3D particle concentration measurement in turbulent flows using magnetic resonance imaging
- Daniel D. Borup.
- [Stanford, California] : [Stanford University], 2018.
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- Borup, Daniel Duffy, author.
- Eaton, John K., degree supervisor.
- Dabiri, John O. (John Oluseun), degree committee member.
- Elkins, Christopher J., degree committee member.
- Stanford University. Department of Mechanical Engineering.
- Turbulent, dispersed multiphase flows are of critical importance in a wide range of application areas. Experimental investigations are indispensable in the study of such flows, as experiments can provide reliable domain-specific knowledge and/or validation for computational fluid dynamics (CFD) tools. However, only a limited set of experimental techniques currently are available for studying particle-laden flows: pointwise measurements provide high temporal resolution but poor spatial coverage, while laser-based techniques can allow for 2D or 3D measurements, but only in geometrically simple flows. Magnetic Resonance Imaging (MRI) is a powerful tool that can provide fully quantitative, 3D experimental data without the need for optical access. Currently, MRI can provide the time-averaged, 3-component velocity and/or scalar concentration fields in turbulent single-phase flows of arbitrary geometric complexity. In recent years MRI has been applied to the study of single-phase flows across a broad range of problems from the engineering, environmental, and medical arenas. MRI data sets are particularly well suited for validating CFD simulations of complex 3D flows because comprehensive data coverage can be obtained in a relatively short time. The present work describes development, validation, and application of a new diagnostic, wherein MRI is used to obtain the 3D mean volume fraction field for solid microparticles dispersed in a turbulent water flow. The new method is referred to as Magnetic Resonance Particle concentration, or MRP. This technique was designed to maintain the same advantages of existing MRI-based techniques: quantitative data can be obtained in 3D for fully turbulent flow in arbitrarily complex geometries. MRP is based on a linear relationship between the MRI signal decay rate and particle volume fraction (Yablonskiy and Haacke, 1994). The MRP method and underlying physics were validated through several studies, increasing in complexity from a single particle suspended in a gel to a fully turbulent channel flow seeded uniformly with particles. The channel flow case showed that the signal decay rate varied linearly with particle volume fraction, and that the measured proportionality constant was within 5% of the value predicted by the theory of Yablonskiy and Haacke (1994). This good agreement was observed for two fully turbulent Reynolds numbers, 6300 and 12,200, and over most of the measurement domain. However, the measured proportionality constant was lower than expected in the the furthest upstream portion of the channel; several potential reasons for this discrepancy were identified, but none could be proven conclusively at this stage. Following the validation experiments, MRP was applied to three application cases drawn from real-world flows of interest. First, the dispersion of two particle streaks in a model human nasal passage was studied. The results showed that almost all particles reaching the upper portions of the nasal passage (e.g., the olfactory region) entered the nose near the nostril tip, even at high breathing rates where the flow was not laminar. The second case involved MRP concentration measurements for a particle streak in a generic gas turbine blade internal cooling passage. Results in this case provided evidence that small dust-like particles ingested into a cooling passage may behave inertially in the presence of fine flow features, such as the recirculation regions behind ribbed flow turbulators. In the final case, the performance of a particle separator device proposed by Musgrove et al. (2009) was quantified using both MRP and a sample-based analysis performed outside the MRI environment. The two techniques were in agreement regarding the poor overall effectiveness of the separator, and the 3D MRP data were used to examine the particle transport physics and suggest potential design improvements. Taken together, results from the three test cases showed that MRP can provide quantitative, 3D particle concentration data in application-relevant flows, leading to unique insights that would not be possible with existing measurement techniques.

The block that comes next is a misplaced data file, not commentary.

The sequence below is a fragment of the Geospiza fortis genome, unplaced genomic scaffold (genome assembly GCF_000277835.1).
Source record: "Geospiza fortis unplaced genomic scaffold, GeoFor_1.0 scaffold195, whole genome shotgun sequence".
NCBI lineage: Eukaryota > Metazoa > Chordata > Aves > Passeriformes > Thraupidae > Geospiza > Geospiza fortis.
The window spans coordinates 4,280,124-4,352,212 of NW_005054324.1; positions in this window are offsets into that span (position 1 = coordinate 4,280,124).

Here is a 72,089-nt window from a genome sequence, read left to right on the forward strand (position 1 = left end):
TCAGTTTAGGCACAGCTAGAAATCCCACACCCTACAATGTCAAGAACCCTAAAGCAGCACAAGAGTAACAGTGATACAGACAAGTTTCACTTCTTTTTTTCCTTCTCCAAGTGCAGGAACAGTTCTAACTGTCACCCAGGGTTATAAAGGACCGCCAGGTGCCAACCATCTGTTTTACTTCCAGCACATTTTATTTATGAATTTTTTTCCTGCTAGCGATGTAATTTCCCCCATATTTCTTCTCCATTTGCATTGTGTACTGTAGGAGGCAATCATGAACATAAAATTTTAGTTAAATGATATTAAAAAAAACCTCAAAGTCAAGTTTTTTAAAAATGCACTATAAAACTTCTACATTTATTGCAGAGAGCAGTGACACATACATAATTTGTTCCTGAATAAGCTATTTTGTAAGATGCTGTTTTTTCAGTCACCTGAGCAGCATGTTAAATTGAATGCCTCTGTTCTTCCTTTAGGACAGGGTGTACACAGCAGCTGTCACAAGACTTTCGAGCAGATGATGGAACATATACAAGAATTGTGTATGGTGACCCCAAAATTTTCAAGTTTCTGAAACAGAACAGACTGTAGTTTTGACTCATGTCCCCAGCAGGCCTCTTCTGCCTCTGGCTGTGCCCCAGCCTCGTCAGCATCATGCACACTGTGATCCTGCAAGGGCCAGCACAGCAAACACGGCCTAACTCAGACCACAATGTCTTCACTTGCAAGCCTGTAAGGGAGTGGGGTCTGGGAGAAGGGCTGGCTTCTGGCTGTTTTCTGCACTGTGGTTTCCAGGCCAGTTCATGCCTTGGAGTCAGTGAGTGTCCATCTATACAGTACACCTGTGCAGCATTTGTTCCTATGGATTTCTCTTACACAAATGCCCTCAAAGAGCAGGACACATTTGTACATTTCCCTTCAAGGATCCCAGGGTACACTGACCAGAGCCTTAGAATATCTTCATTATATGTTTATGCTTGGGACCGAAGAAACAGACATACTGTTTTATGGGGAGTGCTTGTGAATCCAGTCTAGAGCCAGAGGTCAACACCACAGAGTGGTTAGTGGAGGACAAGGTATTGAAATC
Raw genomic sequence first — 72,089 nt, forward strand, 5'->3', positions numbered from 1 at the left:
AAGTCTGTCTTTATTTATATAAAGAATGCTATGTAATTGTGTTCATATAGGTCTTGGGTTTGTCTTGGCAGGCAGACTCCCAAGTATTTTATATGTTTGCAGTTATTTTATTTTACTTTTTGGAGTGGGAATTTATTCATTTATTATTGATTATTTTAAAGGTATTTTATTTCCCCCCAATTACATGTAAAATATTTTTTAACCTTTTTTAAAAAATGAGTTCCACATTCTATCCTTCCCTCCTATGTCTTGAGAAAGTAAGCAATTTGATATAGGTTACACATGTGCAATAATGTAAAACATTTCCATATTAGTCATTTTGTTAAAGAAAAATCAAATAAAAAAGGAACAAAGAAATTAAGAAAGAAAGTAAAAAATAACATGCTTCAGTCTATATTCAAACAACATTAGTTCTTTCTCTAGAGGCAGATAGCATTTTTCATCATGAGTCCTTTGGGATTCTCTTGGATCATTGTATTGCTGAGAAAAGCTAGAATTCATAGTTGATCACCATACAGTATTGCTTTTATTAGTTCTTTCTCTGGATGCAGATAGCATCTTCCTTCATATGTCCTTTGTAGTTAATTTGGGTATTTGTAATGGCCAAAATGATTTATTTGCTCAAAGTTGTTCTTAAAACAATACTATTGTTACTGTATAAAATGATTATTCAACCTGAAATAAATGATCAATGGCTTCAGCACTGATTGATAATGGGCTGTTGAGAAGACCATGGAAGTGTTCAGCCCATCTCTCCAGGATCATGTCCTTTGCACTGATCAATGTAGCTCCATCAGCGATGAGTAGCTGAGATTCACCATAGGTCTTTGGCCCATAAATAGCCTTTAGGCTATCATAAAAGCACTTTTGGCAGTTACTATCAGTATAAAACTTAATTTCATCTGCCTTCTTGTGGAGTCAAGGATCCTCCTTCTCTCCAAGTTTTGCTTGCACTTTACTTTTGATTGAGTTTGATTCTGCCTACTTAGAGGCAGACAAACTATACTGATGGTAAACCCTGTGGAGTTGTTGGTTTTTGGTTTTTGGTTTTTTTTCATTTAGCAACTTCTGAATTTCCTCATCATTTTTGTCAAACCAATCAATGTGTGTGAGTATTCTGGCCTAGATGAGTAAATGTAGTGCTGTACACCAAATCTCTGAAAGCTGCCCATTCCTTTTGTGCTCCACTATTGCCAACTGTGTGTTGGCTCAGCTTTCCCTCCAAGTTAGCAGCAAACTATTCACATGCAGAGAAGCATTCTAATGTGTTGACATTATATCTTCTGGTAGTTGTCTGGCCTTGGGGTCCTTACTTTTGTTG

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- Submitted to the Department of Mechanical Engineering.
- Thesis Ph.D. Stanford University 2018.